mail-order-mysteries-coverIf you grew up reading comic books, you probably saw ads for things like x-ray glasses or sea monkeys. If you are like me, you may have even ordered a couple items.

Mail-Order Mysteries looks at the products behind those seductive mail-order ads that graced the pages of my favorite superhero titles. Most of the time, I skipped over the ads because I wanted to see what Spider-Man or the X-Men would do next. On the third and fourth readings, though, I slowed down and scanned the ads.

Mail-Order Mysteries reprints many of those ads, and I am surprised at how many I still remember, especially since it has been more than 30 years since I’ve read a comic with ads in them. Demarais shows the ad and then breaks the copy into four sections: We Imagined, They Sent, Behind the Mystery, and Customer Satisfaction.20161115_082746

We Imagined is what kids probably thought that they were ordering. They Sent is the physical description with a few background details. Also, there is often a picture of the actual item. Behind the Mystery explains more about item, such as how it technically meets the description in the ad without meeting youthful expectations. Customer Satisfaction was a quippy remark about whether the item was worth it or not. For instance, on the page about stamped pennies, Customer Satisfaction reads “Senseless cents.”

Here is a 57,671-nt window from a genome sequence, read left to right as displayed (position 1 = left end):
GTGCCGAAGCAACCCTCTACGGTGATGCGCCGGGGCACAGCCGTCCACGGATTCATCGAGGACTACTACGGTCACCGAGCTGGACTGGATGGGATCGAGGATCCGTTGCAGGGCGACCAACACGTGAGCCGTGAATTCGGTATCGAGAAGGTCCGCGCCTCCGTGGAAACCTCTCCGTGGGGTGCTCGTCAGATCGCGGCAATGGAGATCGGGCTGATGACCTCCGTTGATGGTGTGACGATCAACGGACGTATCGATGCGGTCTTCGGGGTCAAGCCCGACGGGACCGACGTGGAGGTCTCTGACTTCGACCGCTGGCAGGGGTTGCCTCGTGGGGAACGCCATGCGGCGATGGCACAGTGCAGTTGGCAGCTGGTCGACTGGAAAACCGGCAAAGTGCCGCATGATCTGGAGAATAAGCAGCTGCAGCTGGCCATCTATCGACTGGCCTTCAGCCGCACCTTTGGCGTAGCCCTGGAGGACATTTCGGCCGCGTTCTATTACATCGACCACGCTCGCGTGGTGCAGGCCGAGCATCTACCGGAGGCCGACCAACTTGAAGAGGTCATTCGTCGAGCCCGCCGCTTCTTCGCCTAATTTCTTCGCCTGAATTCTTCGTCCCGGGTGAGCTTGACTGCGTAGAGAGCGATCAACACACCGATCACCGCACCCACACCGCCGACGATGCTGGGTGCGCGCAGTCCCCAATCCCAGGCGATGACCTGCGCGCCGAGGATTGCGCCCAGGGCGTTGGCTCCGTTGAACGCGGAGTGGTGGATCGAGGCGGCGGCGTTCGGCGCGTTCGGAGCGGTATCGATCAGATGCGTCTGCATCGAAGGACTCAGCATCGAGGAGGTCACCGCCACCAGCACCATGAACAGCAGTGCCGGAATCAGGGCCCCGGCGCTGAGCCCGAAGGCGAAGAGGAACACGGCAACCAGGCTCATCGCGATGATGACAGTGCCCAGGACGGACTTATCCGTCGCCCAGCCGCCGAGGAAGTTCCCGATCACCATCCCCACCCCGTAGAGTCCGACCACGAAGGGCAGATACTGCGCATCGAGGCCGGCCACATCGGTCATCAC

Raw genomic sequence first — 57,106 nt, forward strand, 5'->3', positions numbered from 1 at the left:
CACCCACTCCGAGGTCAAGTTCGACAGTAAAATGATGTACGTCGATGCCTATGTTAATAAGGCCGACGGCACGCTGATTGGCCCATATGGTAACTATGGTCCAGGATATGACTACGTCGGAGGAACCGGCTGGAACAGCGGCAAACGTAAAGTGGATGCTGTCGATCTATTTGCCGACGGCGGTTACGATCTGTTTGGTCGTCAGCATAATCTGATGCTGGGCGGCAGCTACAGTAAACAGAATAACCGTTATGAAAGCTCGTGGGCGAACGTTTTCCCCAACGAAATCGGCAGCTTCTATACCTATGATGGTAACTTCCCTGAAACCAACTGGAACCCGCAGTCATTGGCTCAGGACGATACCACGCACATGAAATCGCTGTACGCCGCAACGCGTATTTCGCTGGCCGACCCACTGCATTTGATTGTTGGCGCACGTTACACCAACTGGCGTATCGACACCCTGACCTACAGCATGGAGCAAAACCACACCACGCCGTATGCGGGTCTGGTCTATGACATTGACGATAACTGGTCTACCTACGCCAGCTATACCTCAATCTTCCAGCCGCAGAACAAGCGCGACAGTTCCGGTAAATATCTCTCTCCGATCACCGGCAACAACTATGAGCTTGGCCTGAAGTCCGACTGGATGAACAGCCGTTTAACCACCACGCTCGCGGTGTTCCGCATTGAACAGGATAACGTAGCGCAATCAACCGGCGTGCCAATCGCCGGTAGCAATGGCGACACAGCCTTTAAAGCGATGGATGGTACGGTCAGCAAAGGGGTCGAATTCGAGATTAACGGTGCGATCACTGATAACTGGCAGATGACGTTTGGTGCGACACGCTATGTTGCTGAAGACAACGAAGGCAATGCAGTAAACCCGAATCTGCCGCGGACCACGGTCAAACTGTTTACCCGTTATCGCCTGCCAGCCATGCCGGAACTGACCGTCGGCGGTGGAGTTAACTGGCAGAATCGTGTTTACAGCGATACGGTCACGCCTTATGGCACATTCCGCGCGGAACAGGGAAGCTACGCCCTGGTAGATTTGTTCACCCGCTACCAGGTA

The products are grouped by type in chapters. They are: Superpowers and Special Abilities, War Zone, House of Horrors, High Finance, Better Living Through Mail Order, Top Secret, Trickery, and Oddities. The book is also attractively laid out with lots of photos. Having both the ad and the product to compare is like a before and after shot.

Demarais has a large collection of these old mail-order items. Although these cost just a buck or two when I was a kid and were usually junk, nowadays, they often sell for many times their original cost on eBay.

20161115_082804There’s no story to this book. It’s a fun trip down Memory Lane and takes me back to my childhood. After reading it, I dug out my collection of Wacky Packages and California Raisins to enjoy once more. I guess I’m as big a nerd as Demarais is, but who cares? It’s nice to remember simpler times.

Customer Satisfaction: Childish delight.

Here are some other pages about Mail-Order Mysteries:

 

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